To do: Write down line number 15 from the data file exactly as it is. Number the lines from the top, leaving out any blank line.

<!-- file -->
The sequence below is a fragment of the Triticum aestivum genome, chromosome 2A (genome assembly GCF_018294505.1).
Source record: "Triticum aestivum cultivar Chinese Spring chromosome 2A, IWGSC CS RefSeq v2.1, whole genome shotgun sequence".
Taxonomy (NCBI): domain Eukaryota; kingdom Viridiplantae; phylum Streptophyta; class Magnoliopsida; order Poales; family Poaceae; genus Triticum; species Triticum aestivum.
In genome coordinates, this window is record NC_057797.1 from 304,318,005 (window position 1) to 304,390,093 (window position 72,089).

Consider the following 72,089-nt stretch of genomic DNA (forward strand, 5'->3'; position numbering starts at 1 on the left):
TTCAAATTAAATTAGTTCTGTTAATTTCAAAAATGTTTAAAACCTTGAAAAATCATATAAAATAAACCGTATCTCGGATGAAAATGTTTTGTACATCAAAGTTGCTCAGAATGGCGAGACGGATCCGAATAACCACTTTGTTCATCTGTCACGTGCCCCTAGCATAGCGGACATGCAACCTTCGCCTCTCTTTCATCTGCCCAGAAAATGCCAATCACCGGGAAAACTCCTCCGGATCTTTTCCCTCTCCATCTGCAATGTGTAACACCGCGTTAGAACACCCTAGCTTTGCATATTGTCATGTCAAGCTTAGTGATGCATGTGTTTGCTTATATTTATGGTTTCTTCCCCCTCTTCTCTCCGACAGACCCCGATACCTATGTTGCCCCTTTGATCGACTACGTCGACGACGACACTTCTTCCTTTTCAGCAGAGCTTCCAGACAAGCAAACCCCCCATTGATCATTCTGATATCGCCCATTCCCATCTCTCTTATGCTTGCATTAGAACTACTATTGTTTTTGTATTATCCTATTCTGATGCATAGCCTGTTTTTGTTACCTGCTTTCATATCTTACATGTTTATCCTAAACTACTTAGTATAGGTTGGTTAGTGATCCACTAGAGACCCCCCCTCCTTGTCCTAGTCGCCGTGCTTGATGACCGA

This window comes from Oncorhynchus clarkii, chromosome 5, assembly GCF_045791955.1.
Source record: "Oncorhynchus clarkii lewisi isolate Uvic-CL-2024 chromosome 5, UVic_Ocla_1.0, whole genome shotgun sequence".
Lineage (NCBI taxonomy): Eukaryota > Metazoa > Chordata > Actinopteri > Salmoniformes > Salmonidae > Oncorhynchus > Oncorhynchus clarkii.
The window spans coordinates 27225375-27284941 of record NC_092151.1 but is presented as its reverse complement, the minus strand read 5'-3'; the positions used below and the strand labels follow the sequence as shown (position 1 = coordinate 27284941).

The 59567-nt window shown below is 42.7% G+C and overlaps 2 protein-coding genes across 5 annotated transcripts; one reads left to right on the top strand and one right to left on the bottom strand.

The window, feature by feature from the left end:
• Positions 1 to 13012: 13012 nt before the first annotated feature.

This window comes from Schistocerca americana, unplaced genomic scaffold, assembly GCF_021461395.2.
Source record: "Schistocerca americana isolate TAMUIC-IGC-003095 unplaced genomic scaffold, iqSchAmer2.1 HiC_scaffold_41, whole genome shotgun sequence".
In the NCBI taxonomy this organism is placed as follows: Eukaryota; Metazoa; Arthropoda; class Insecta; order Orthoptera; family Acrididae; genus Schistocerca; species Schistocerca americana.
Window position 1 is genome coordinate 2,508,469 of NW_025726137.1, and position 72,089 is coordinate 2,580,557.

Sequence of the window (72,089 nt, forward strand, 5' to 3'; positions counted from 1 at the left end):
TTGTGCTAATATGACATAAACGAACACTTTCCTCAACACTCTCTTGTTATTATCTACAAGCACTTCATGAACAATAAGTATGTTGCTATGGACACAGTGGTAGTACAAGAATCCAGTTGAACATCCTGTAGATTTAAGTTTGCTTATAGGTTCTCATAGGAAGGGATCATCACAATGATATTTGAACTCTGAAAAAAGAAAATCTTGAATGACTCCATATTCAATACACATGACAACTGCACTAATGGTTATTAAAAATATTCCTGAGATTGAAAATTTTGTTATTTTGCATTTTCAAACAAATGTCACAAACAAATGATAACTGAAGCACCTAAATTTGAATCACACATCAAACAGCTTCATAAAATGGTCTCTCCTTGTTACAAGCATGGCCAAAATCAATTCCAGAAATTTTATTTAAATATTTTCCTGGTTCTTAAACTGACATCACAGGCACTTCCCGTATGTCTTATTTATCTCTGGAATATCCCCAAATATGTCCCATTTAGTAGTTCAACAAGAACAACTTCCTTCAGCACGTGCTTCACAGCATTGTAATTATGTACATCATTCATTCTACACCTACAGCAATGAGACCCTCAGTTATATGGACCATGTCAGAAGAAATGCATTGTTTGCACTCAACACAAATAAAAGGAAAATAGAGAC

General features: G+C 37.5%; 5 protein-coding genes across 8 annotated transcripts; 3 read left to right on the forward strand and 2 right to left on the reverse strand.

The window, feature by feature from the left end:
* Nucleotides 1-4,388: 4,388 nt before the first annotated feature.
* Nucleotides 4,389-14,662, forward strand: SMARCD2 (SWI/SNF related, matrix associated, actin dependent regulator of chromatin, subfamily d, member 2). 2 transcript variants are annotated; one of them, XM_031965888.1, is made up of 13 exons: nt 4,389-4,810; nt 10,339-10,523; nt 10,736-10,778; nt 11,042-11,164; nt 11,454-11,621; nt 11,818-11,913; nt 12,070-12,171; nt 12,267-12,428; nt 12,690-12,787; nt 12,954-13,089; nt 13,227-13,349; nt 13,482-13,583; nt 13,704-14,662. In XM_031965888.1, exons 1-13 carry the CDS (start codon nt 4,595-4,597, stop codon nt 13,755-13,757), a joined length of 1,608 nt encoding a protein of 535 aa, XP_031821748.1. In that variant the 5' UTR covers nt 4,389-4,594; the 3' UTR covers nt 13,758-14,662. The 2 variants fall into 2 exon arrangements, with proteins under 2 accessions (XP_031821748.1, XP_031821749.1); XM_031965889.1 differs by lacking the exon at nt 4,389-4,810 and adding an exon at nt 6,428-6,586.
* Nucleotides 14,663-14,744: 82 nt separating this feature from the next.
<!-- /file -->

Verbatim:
Source record: "Schistocerca americana isolate TAMUIC-IGC-003095 unplaced genomic scaffold, iqSchAmer2.1 HiC_scaffold_41, whole genome shotgun sequence".